Access History Log from Custom Event | IFS Community

Access History Log from Custom Event

  • 2 September 2021
  • 3 replies

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I have an idea for creating a custom note on an LU and populating it with history log data.

  1. BUSINESS NEED: We want to log the changes of certain fields on Purchase Orders, and want that information to be assembled in a note that can be attached to the Purchase Order. We do not want to use the Purchase Order note for this, we want a special field (so will add it as a Custom Attribute of the PurchaseOrder LU).
  2. ELEGANT PATH: Use History Log to store changes to the Purchase Order for just the fields we want. Then add a Custom Event to the PurchaseOrder LU, “after” save, linked to a PL/SQL Action that grabs History Log data related to a recent time-frame, the current purchase order, and the current user. Append new History Log information to the custom note we added in Step 1.
  3. CHALLENGE: Timing and avoiding redundant data. Does IFS write data to the History Log, synchronously and completely, before an “after” Custom Event fires for the LU? How can we determine what changes just occurred and avoid re-writing the whole history for the purchase order over and over again?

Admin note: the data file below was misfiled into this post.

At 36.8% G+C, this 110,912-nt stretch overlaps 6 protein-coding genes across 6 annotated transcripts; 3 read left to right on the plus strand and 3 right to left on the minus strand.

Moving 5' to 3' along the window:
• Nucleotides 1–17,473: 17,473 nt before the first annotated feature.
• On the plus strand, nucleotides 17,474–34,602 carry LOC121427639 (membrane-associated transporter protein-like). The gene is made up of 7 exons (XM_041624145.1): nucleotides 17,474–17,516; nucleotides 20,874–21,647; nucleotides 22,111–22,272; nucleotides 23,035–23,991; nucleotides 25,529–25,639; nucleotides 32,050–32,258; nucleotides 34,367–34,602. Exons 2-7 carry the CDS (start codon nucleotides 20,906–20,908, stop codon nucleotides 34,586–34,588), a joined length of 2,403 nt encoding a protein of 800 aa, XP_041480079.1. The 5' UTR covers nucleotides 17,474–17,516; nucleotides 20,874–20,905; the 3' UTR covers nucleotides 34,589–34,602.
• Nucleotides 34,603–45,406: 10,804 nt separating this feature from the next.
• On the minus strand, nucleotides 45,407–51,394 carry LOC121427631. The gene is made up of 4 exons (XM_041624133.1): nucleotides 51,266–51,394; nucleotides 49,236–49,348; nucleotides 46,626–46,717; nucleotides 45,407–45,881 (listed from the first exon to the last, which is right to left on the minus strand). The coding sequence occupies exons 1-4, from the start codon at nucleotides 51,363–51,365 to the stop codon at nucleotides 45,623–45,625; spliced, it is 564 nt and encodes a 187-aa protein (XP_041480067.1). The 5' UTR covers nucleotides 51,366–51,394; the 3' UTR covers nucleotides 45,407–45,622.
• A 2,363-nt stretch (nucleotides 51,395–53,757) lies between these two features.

I understand that we could “roll our own” logging by using the OLD and NEW field values in the Event and Action. But if the History Log can do all that work for us it will make the PL/SQL much easier to write. I’m just not sure we can rely on the timing to work out so that History Log data is available immediately after the save (and before the Event fires and goes looking for the data).

I also realize we could create strings to append to the custom log field where we could look for text already existing in the note. That way we would avoid re-appending data that was already in the note (e.g. from a change made previously). So I am not as worried about repeating data as I am about knowing the new data is going to consistently be there.

Doing it this way also means we do not need to retain History Log data for very long. If we persist it to a note linked directly to the Purchase Order it doesn’t matter if that log information gets deleted later.